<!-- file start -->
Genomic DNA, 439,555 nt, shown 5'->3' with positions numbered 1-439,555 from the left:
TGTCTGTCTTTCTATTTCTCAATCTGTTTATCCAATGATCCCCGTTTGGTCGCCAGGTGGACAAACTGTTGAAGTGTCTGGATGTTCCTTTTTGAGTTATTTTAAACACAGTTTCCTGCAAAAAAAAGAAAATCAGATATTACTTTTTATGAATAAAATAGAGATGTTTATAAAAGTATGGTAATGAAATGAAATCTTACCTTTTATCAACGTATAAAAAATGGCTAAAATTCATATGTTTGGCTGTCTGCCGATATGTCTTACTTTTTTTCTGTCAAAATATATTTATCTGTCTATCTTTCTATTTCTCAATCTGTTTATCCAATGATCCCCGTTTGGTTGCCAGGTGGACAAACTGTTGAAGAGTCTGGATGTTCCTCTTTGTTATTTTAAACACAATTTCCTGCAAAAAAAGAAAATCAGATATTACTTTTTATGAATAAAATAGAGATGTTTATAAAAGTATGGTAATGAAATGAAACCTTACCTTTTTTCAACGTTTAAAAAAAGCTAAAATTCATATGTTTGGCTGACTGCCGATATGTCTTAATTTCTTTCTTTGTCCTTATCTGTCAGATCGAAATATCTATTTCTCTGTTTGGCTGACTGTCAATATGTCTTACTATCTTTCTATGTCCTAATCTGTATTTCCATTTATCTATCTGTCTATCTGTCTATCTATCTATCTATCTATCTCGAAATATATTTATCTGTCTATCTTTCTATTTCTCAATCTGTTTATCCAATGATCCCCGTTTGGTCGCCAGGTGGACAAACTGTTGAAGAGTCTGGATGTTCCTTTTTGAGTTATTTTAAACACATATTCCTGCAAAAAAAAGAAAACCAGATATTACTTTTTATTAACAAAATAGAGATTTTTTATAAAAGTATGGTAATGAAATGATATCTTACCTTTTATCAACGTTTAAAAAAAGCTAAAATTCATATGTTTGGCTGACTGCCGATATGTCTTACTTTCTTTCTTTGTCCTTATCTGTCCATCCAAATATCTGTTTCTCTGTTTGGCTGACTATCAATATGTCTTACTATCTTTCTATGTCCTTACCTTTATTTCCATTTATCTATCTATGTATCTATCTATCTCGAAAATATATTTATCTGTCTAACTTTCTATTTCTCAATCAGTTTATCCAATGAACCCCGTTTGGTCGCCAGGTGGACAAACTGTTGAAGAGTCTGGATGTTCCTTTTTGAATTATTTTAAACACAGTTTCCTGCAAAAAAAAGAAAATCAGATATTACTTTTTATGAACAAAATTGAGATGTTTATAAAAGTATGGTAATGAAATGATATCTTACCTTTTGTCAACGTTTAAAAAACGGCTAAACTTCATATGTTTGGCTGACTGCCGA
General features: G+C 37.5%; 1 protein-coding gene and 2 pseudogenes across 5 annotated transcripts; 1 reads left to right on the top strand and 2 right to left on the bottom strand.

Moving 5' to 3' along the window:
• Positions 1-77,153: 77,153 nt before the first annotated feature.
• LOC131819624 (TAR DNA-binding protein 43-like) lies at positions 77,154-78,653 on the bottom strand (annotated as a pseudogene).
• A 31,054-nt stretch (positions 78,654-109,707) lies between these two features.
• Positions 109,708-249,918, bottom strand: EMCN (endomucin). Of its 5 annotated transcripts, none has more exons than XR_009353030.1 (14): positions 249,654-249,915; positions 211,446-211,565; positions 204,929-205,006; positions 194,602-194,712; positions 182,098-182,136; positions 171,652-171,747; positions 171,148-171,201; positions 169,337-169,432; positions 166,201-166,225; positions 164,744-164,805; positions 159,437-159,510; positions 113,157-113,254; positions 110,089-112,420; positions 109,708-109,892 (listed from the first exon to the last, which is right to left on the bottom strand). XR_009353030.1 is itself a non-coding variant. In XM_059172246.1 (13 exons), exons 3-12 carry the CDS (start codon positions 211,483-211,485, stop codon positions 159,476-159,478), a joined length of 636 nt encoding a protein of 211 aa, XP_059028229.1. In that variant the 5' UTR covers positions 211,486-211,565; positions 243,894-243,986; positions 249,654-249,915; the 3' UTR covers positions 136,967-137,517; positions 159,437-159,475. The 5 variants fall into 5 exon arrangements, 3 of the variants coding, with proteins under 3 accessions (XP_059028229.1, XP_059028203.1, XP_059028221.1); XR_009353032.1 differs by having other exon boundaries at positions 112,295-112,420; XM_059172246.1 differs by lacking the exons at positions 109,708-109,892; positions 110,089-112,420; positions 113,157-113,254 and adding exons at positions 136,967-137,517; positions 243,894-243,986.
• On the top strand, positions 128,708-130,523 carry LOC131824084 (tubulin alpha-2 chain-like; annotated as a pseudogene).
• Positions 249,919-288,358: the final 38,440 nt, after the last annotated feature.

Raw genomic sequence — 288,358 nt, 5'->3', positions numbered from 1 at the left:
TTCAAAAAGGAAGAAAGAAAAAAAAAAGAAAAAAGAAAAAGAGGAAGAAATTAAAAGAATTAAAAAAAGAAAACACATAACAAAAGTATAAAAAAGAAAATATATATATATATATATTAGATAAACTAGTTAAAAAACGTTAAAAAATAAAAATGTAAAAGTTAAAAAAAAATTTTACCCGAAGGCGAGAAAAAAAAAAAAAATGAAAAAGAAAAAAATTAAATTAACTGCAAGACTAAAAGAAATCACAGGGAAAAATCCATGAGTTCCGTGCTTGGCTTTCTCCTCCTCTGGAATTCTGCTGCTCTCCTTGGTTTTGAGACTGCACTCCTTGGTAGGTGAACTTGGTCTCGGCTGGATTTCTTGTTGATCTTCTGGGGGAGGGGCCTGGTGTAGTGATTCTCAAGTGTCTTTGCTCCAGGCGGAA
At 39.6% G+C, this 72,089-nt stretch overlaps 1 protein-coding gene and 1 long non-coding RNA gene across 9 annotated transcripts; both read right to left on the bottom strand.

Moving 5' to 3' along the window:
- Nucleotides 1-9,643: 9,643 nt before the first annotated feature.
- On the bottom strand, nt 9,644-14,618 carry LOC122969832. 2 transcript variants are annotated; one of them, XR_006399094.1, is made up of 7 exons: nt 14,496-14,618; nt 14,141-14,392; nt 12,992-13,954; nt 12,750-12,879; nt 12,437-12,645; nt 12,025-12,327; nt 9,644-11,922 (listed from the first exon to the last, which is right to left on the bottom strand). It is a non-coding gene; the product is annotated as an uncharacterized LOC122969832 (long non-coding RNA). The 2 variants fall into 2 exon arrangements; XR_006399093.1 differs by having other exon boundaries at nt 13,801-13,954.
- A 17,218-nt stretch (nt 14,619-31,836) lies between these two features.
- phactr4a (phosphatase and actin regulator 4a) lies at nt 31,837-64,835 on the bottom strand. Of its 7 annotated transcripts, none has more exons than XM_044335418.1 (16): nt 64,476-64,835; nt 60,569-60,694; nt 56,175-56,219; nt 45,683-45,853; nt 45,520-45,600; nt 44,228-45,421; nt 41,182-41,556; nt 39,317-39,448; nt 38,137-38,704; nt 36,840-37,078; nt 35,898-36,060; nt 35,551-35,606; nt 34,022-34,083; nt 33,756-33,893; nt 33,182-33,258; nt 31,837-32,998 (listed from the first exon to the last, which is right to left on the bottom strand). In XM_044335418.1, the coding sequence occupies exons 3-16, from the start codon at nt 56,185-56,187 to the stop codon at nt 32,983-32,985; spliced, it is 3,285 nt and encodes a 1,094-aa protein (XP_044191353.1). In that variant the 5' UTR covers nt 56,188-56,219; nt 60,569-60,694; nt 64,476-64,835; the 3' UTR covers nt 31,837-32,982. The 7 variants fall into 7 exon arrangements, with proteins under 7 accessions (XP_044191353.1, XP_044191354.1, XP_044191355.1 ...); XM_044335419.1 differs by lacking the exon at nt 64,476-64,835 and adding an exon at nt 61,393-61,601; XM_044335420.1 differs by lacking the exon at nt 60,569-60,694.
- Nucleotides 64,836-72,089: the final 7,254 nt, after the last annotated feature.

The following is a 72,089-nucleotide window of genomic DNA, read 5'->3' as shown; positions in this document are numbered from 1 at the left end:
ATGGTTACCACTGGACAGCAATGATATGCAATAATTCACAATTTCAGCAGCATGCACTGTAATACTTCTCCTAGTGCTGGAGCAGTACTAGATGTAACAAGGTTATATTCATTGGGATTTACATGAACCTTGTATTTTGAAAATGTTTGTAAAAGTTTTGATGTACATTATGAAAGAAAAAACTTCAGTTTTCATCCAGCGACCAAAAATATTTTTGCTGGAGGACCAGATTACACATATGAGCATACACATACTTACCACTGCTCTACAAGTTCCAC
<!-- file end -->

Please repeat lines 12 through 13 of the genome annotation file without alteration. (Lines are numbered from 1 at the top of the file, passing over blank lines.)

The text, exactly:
TTCAAAAAGGAAGAAAGAAAAAAAAAAGAAAAAAGAAAAAGAGGAAGAAATTAAAAGAATTAAAAAAAGAAAACACATAACAAAAGTATAAAAAAGAAAATATATATATATATATATTAGATAAACTAGTTAAAAAACGTTAAAAAATAAAAATGTAAAAGTTAAAAAAAAATTTTACCCGAAGGCGAGAAAAAAAAAAAAAATGAAAAAGAAAAAAATTAAATTAACTGCAAGACTAAAAGAAATCACAGGGAAAAATCCATGAGTTCCGTGCTTGGCTTTCTCCTCCTCTGGAATTCTGCTGCTCTCCTTGGTTTTGAGACTGCACTCCTTGGTAGGTGAACTTGGTCTCGGCTGGATTTCTTGTTGATCTTCTGGGGGAGGGGCCTGGTGTAGTGATTCTCAAGTGTCTTTGCTCCAGGCGGAA
At 39.6% G+C, this 72,089-nt stretch overlaps 1 protein-coding gene and 1 long non-coding RNA gene across 9 annotated transcripts; both read right to left on the bottom strand.